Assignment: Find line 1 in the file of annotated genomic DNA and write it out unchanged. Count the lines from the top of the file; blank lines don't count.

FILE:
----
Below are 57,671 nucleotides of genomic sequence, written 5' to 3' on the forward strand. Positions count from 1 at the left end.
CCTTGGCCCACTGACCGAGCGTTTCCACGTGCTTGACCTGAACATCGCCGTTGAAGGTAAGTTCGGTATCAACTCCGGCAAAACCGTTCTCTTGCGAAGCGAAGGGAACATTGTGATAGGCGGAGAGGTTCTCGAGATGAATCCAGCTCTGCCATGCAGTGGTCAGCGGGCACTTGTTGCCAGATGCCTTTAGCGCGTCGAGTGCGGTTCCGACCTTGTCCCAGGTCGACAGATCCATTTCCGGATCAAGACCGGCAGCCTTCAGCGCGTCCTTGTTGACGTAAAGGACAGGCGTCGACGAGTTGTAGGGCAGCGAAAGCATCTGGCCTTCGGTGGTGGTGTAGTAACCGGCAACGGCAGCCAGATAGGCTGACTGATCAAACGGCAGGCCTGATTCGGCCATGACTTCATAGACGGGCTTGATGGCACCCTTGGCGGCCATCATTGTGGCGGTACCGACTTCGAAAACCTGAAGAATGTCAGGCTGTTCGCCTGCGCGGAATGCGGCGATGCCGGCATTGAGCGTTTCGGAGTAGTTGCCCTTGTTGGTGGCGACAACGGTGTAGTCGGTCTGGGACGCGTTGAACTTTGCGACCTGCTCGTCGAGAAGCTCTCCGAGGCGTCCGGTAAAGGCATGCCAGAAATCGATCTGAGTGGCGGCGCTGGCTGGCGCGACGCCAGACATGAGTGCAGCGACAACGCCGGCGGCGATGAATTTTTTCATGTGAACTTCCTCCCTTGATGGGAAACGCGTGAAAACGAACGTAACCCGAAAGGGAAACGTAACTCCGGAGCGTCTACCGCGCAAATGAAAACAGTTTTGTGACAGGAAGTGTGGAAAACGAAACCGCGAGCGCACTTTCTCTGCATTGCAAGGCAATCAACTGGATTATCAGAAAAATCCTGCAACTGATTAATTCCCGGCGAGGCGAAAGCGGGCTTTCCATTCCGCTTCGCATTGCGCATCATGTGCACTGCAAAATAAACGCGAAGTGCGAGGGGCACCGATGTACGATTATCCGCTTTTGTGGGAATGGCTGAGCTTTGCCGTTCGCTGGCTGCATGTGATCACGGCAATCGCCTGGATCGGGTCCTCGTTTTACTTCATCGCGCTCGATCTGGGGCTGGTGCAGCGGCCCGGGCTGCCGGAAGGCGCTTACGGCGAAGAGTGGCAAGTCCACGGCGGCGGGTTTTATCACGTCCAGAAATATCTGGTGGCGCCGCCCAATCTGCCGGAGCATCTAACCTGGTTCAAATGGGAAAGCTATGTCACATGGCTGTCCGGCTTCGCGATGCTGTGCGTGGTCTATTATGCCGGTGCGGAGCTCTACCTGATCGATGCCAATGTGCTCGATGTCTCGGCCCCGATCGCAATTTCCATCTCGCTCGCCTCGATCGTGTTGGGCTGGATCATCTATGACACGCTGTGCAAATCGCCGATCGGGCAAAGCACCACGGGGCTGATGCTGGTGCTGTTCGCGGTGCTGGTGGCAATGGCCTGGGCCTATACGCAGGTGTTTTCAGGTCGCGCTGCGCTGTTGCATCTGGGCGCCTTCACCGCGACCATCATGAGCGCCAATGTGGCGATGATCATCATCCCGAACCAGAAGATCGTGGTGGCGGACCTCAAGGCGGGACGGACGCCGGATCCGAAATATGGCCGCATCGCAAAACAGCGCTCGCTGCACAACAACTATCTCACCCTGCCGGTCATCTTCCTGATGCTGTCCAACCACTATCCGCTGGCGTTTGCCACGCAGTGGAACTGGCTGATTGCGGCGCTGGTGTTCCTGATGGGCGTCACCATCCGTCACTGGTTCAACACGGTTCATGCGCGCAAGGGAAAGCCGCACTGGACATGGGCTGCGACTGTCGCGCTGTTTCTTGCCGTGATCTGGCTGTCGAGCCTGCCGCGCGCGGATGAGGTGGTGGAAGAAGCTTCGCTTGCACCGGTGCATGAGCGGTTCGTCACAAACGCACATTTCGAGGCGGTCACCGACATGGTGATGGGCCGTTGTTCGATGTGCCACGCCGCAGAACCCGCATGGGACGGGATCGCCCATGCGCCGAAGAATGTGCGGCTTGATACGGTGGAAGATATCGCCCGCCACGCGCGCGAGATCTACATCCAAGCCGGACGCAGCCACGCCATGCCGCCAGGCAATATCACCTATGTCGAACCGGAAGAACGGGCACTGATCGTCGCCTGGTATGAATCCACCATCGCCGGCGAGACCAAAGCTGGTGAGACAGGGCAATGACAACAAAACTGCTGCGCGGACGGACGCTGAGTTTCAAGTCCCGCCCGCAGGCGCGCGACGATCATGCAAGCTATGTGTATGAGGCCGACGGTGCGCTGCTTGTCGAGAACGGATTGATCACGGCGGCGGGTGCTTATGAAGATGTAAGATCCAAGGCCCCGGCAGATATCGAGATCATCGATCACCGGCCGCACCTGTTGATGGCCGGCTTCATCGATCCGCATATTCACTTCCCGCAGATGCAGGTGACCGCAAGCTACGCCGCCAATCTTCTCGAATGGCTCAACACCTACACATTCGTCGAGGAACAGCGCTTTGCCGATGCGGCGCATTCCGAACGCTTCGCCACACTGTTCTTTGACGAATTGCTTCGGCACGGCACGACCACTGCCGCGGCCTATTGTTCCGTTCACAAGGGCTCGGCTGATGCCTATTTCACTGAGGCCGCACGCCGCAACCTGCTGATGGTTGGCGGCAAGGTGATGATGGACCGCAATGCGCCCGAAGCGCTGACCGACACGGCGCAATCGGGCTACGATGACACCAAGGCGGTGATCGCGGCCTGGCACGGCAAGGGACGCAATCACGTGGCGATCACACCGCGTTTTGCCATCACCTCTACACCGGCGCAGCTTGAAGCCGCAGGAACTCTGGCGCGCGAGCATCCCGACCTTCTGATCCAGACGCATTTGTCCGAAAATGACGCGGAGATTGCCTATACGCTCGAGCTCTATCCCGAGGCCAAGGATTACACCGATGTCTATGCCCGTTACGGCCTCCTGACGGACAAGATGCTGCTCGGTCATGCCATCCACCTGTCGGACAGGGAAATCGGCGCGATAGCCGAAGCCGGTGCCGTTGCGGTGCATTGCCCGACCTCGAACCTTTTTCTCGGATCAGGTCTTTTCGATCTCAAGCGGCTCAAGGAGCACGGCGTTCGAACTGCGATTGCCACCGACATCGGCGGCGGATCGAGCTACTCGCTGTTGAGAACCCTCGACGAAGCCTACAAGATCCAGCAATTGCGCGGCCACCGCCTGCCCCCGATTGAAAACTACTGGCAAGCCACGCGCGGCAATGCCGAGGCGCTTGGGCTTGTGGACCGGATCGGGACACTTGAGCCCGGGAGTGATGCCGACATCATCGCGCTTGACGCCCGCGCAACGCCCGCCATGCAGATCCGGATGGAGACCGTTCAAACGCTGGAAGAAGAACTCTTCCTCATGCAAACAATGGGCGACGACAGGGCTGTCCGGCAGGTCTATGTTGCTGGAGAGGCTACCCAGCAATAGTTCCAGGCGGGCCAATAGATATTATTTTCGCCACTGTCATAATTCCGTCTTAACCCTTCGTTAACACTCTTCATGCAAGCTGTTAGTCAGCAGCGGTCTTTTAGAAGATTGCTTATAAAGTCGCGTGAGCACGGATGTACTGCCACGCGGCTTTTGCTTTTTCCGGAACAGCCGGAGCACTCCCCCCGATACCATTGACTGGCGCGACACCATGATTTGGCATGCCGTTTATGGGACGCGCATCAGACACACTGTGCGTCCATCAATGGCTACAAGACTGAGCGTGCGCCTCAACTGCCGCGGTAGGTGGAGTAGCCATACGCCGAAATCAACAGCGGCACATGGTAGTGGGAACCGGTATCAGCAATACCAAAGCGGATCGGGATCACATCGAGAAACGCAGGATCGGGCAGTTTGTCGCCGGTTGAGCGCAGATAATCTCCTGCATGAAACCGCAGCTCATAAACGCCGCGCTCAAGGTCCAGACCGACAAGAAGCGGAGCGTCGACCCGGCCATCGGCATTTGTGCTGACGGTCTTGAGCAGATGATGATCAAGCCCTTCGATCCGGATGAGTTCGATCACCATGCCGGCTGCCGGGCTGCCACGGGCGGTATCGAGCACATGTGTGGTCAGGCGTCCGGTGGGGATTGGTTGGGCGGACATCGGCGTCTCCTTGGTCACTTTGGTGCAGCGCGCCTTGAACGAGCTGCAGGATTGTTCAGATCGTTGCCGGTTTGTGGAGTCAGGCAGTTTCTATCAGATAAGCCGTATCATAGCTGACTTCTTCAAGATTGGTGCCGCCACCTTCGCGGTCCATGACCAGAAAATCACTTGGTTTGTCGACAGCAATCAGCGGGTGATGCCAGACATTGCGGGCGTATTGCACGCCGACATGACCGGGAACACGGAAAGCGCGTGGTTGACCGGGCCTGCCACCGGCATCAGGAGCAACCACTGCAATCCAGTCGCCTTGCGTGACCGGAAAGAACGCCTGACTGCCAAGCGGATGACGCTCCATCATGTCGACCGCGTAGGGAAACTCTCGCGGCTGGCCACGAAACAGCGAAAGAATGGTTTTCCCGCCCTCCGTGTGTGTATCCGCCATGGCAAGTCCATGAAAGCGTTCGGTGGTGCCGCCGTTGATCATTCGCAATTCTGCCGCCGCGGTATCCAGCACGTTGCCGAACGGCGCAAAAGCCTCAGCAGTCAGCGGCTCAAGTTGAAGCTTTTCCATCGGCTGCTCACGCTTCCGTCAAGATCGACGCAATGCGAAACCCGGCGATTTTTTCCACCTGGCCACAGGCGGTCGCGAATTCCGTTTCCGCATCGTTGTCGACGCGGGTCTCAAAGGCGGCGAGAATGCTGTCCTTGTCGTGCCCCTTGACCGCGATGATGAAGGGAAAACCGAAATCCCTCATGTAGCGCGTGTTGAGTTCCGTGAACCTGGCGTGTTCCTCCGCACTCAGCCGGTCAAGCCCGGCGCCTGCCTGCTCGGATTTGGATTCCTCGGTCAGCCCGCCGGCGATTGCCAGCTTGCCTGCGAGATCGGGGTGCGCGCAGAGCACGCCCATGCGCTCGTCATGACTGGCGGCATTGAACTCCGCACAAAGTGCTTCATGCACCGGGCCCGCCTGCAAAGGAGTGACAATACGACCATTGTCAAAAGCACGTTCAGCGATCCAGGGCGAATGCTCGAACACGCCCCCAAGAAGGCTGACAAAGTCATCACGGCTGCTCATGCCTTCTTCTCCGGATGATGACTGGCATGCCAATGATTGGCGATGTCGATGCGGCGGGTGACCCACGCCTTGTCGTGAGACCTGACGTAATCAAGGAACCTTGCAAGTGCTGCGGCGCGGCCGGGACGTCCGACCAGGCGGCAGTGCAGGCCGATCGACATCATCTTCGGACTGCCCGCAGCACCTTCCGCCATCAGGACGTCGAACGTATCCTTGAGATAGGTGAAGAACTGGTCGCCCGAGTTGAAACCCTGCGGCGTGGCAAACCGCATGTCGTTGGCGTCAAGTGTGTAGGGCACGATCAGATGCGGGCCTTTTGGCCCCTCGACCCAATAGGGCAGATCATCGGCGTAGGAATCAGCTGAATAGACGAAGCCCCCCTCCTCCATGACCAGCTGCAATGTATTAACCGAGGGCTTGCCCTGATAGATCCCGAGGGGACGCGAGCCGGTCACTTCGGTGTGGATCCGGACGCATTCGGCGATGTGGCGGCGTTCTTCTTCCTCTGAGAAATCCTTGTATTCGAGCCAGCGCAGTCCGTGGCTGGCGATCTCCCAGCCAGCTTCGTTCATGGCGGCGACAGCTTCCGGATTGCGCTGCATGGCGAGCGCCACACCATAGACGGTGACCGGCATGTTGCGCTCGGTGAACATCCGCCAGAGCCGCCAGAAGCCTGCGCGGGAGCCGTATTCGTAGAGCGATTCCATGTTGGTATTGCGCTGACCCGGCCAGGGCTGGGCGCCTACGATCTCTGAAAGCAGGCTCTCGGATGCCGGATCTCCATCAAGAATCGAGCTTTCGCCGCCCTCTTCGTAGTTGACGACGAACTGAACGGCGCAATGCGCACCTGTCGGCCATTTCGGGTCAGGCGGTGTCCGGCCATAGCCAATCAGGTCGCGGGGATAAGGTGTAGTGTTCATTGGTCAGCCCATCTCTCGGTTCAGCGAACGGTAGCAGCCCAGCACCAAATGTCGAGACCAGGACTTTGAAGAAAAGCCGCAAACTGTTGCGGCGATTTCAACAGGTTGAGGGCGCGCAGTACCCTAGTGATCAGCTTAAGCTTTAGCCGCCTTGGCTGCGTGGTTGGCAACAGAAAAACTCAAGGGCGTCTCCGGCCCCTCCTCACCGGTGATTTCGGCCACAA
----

Below are 57,671 nucleotides of genomic sequence, written 5' to 3' on the forward strand. Positions count from 1 at the left end.